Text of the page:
An out-of-state move and almost a year later, I was back in a different NaPro’s office with intensifying pain and a binder of beautifully-stamped Creighton charts showing zero pregnancies.


Because of my pain and an enormous cyst that wouldn’t resolve, I underwent surgery again in July of 2015 and woke to the news that I had a serious scar tissue problem. You see, endometriosis causes scarring every single month and NaPros are trained to both skillfully remove that scar tissue and to help prevent it from returning while the body heals from surgery. But my body made it anyway, and loads of it. Since the second surgery was less invasive than the first, we hoped that my less-traumatized body would fare better than before, and we began following a series of protocols unique to NaPro treatment.


But the months passed and each brought with it another negative pregnancy test for my collection. My body wasn’t ovulating. Month after month it made cysts instead of embryos. It had been three years since we first sought help, but it felt like thirty.

I recalled the first doctor’s words with despair. Maybe she was right. Maybe my body is too broken. But it went to even darker places. Maybe we are not supposed to be parents. Maybe the deep desire for children is merely meant to give us a suffering we can unite to Christ’s. The only thing my husband ever wanted from life, the only thing he dreamed about since he was a child, was being a father.


We thought about IVF. Maybe if we were respectful of what we were doing? Maybe if we only transferred the embryos we made? Maybe if we only made one? Maybe if we could get dispensation from a priest? Then, would we even consider it? I had thought about these things. People all around me told stories of Catholics who pursued IVF in a careful way, “so-and-so only created two embryos and had them both transferred.” But I had already seen the beauty in the Church’s teaching about the dignity of the human person. So, once I accepted the reason behind the reason for this teaching, I knew I couldn’t participate in the industry in any way, no matter how respectfully we might approach it.


I realized in making this decision exactly what NFP was all about. I realized that NFP isn’t only a tool to help you avoid pregnancy - it is a lifestyle that when embraced empowers us to cooperate fully with God’s design for procreation and human sexuality.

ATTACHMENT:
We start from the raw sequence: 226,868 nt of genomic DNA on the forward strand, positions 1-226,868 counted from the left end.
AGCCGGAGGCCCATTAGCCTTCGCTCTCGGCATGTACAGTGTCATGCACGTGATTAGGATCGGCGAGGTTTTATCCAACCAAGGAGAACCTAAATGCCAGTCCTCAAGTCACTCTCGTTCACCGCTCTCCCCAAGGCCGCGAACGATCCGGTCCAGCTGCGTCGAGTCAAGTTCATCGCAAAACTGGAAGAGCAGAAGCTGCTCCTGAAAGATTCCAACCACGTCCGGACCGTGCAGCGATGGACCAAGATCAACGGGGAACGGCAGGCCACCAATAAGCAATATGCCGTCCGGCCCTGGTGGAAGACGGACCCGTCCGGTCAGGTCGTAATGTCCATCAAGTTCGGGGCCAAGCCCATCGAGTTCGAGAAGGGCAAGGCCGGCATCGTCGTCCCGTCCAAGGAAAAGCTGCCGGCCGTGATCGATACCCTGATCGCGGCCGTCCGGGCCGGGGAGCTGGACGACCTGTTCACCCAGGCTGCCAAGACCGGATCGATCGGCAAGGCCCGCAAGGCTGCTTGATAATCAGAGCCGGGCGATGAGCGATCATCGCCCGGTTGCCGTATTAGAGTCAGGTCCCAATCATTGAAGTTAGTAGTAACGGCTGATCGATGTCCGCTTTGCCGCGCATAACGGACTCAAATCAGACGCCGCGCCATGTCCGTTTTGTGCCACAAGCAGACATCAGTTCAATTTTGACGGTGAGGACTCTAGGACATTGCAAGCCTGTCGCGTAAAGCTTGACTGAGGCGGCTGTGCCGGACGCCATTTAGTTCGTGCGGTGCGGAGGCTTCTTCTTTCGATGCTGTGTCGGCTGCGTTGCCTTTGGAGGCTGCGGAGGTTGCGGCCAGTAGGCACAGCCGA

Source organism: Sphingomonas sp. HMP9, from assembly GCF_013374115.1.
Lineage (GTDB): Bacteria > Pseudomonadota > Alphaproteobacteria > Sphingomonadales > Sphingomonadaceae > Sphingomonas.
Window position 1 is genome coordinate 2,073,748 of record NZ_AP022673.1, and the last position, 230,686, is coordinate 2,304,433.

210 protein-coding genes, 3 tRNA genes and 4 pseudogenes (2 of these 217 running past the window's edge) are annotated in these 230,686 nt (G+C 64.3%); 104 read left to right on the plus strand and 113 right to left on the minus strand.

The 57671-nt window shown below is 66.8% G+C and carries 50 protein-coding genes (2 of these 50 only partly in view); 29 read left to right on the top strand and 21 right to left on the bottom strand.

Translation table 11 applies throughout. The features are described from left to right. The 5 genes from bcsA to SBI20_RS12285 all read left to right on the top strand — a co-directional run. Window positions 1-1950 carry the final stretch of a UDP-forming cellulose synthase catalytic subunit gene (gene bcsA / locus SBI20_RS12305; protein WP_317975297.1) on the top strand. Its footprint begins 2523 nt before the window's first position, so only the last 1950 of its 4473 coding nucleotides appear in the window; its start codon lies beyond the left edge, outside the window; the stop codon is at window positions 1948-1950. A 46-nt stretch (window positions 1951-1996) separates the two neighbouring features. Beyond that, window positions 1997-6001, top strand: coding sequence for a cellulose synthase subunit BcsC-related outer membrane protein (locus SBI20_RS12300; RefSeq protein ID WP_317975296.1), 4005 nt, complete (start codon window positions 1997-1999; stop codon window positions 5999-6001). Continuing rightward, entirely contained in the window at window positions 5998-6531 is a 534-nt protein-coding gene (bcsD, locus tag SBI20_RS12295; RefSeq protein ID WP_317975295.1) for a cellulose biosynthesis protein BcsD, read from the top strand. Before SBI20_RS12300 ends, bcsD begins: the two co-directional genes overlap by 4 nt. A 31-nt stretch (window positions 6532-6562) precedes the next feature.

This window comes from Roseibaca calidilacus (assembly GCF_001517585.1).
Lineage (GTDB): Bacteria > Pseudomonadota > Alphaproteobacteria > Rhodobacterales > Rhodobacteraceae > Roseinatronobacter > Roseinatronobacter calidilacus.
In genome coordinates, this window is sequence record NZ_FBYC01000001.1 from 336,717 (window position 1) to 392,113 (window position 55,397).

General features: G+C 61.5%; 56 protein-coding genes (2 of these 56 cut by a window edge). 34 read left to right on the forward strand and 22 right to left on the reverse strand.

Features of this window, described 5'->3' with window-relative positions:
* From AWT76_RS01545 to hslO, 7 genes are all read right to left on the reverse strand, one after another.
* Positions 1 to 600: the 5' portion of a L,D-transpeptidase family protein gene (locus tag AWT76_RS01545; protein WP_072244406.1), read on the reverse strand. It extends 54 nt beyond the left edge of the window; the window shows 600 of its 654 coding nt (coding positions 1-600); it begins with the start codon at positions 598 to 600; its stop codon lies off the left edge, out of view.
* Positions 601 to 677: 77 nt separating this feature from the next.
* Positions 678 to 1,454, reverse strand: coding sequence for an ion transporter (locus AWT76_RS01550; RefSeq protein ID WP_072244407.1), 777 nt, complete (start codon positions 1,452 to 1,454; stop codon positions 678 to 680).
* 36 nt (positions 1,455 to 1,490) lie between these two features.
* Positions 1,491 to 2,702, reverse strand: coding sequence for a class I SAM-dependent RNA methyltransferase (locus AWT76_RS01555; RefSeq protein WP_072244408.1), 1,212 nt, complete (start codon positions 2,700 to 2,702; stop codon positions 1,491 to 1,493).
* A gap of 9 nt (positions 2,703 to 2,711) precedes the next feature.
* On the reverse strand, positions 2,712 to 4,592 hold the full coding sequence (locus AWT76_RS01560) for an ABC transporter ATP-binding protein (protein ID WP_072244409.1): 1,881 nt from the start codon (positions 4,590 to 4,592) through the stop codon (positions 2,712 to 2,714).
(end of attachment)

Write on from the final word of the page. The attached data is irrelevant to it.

Personally, that meant a rejection of the very thing that might be my only path to pregnancy. It was a painful decision to make, but deep within me, I knew that if God truly willed us to have children, we wouldn’t need IVF.


We discussed adoption, but we had so much to process before we would be ready to open ourselves completely to the idea that it may be our calling. Infertility forces people to come to terms with the loss of biology, and there is a deep grief in that; one that needs to be accepted and worked through by each person in their own way and in their own time. No one should carry that kind of grief into an adoption unaddressed. Children deserve better than that. Some people may feel like they can never work through that grief enough to face adoption. That is okay, too. Grief will affect different people in different ways, and the best thing we can do as friends, family, and fellow Catholics is try to walk with others in that grief so they don’t feel the weight of it so heavily.


Being able to understand that the thing about infertility is that we are not just sad about being childless; we are grieving a specific person (albeit one that doesn’t yet exist) but one that we have already prepared our hearts to love for a lifetime. To wonder if that love will ever find its answer in a person is the most painful yearning imaginable.


My husband and I took the time we needed to let our grief run its course, but during this time, we started to feel a stronger and stronger tug toward adoption. We were so weary from an already long journey that we didn’t have the wherewithal to even think about how to manage that but figured that a good place to start would be to share with family and friends our interest, hoping that if it were our appointed path, the way would be made clear without a great deal of searching on our part. In addition, we felt that in order for us to be proactive in moving forward with a different plan for our family than the one we’d held closely for so many years we needed real closure. So in December of 2016, I had a third surgery to assess my situation, and the news was grim. My scar tissue problem had my insides trapped. The reason I was not ovulating was because the eggs were meeting scar tissue and had no way whatsoever of ever escaping to find their way to my womb.